I’m not sure, but if you pay people a lot of money to find synergies, chances are they will find them. But trying to get as many sales and efficiencies as possible into the bucket labelled “synergies” does not seem like a good use of management time. That there might have been some pushing of boundaries in this area would be consistent with the fact that FIS claimed to have achieved big synergies, but doesn’t seem worried about losing them in the break-up.
Again, there is a lot I don’t know here. All I can say with certainty is that FIS’s explanation of the spin-off is a poor fit with the facts, and a badly mishandled integration is a much better one. If anyone knows more than I do, I hope they will email me.
In a sense, what the company says doesn’t matter. The stock price is down, the spin-off is happening, the old management team is gone. But I think FIS investors deserve a much clearer explanation of what has gone wrong here.
Berkshire sells TSMC
Sometime in the third quarter last year, Warren Buffett’s Berkshire Hathaway took a $4bn stake in TSMC, the Taiwanese contract chipmaker. A few months on, Buffett seems to have decided, eh, nevermind. From the FT:
[Berkshire] sold more than 85 per cent of its stake in chipmaker Taiwan Semiconductor Manufacturing, a position it had taken just months earlier when it purchased shares worth $4.1bn.
Berkshire cut its position in TSMC by more than 50mn shares, disclosing it held 8.3mn shares worth $618mn. The rapid shift is somewhat unusual for Berkshire, which tends to think of its investments in years or decades as opposed to months.
We’ve no insight into Buffett’s thinking, but it does seem an odd time for a buy-and-hold investor to sell. When Berkshire disclosed the TSMC buy in November, we thought it looked smart. Here was a well-run business with wide competitive moats and high profits. And yet the risk that China might invade Taiwan was keeping the stock at a discount to its peers, nearly 12 times forward earnings.
Today, China appears no closer to invading the island, and the discount to peer firms has closed a bit, to 17 times forward earnings. But TSMC still seems cheap (note that Intel’s p/e ratio below is inflated by its crashing profits):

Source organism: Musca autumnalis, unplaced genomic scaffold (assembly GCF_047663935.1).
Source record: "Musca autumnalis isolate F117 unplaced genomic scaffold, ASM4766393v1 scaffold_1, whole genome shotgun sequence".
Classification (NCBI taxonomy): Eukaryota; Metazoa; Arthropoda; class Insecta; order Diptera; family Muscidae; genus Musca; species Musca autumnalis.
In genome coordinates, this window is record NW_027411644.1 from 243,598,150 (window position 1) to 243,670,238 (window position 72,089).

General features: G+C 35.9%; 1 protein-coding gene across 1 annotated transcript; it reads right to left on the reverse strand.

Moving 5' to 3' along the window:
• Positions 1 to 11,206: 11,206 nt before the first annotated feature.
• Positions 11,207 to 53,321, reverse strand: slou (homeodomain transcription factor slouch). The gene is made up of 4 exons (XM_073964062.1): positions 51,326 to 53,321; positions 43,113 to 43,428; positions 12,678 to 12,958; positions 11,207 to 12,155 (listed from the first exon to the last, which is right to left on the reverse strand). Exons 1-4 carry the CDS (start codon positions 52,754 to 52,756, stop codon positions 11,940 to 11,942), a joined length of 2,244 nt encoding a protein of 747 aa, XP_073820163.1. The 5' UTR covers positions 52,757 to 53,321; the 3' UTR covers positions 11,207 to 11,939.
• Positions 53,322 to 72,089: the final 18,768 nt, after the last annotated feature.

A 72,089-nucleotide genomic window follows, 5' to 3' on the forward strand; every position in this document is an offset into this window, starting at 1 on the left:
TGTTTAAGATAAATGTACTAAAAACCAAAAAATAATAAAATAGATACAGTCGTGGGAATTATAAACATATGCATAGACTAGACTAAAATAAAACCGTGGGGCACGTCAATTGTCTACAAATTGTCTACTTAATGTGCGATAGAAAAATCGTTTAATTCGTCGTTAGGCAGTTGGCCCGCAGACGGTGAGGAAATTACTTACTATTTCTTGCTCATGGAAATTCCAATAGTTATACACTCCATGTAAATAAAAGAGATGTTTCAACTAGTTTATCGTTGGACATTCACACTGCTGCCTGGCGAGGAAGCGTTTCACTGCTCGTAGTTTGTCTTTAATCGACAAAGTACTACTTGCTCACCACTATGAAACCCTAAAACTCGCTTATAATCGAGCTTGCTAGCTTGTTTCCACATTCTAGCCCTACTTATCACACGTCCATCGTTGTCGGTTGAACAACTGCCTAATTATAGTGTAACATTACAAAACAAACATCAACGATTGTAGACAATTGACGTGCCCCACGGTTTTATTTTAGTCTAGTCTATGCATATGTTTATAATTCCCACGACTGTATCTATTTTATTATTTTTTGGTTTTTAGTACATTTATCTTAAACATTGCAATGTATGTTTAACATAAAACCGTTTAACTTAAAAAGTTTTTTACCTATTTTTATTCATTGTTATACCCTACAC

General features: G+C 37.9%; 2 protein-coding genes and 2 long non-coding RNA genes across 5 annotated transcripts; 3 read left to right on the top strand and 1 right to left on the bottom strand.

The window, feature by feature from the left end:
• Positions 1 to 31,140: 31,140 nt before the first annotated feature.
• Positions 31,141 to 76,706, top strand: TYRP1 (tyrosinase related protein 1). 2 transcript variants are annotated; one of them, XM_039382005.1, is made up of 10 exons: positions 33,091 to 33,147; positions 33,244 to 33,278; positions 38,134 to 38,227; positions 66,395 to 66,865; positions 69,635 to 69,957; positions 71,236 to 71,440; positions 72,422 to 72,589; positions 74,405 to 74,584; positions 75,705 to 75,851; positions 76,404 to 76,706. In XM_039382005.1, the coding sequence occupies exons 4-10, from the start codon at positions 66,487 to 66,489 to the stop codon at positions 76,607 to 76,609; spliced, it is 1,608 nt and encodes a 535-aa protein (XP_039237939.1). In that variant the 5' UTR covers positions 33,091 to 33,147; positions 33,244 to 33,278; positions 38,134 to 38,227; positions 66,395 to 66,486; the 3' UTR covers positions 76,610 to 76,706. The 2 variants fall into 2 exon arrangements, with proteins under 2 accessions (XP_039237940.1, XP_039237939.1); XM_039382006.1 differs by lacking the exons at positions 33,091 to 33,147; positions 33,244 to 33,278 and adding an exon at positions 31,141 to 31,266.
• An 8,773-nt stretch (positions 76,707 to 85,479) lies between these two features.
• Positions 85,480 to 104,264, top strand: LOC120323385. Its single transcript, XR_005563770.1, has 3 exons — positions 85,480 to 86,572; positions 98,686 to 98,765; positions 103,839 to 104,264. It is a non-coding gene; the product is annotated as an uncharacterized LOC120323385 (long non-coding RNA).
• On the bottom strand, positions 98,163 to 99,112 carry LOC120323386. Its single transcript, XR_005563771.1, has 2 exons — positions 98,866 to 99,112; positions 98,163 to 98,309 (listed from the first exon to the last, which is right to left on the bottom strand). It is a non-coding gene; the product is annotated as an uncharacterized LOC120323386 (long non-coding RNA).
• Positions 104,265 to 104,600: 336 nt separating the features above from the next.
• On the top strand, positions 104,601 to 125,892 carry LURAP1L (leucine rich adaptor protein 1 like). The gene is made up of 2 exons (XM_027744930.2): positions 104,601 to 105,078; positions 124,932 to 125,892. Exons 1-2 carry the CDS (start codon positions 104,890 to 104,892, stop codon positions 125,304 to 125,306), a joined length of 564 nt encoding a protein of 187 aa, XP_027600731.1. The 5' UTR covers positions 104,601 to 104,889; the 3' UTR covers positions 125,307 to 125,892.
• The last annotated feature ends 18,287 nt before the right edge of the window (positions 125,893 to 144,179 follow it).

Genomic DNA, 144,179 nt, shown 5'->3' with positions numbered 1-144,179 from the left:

TSMC’s competitive position within the chip industry is also no shakier. The company did issue cautious guidance last month, saying it might pare back capex as revenue contracts in 2023. But that is because there are too many chips and too little chip demand right now. It’s a sector-wide problem, not a TSMC problem. As investors liking chips’ secular growth story have started to notice, TSMC is outperforming the broader sector this year. Mark Baribeau, a portfolio manager at Jennison Associates, thinks the company is among the best-positioned semiconductor groups for weathering the next year or two.
More competition is coming, however. Intel and Samsung are dumping boatloads of cash into chip manufacturing, coveting TSMC’s process-tech edge. Yet tech leadership in chips is sticky; incumbents have to fumble. Robert Sanders at Deutsche Bank wrote recently that he is “relaxed” and “comfortable” about the threat Samsung and Intel pose:
Intel recently admitted that its tools are operating at only 20-25 per cent of the efficiency of equivalent tools at TSMC, which is likely to be a driver of a massive gap to TSMC on cost and yield learning. In addition, we note that a major advantage that TSMC enjoys is in advanced packaging [ie, bundling multiple chips into one chipset], which is likely to trump competition along with a far superior record of execution compared with Samsung and Intel.
That tech edge lends TSMC pricing power over its customers, even during a semiconductor bust, notes Charlie Chan of Morgan Stanley:
Our recent checks along the foundry supply chain suggest that TSMC will still pass through higher foundry costs to its customers in 2023 via a 3-6 per cent price hike. Coupled with the average ~10 per cent price hike in 2022 . . .
TSMC also enables the Arm-based CPU, AMD’s share gain, and also China’s [supercomputing] localization . . . We believe these are the customers that will pay for the more expensive technology as the progress of Moore’s Law slows.
As much today as in November, TSMC enjoys durable advantages, pricing power and a history of good management. Its valuation remains cheap, too. Perhaps Buffett no longer thinks so, but it still looks like a vintage Berkshire buy to us. (Ethan Wu)
One good read
The clown show clowns on.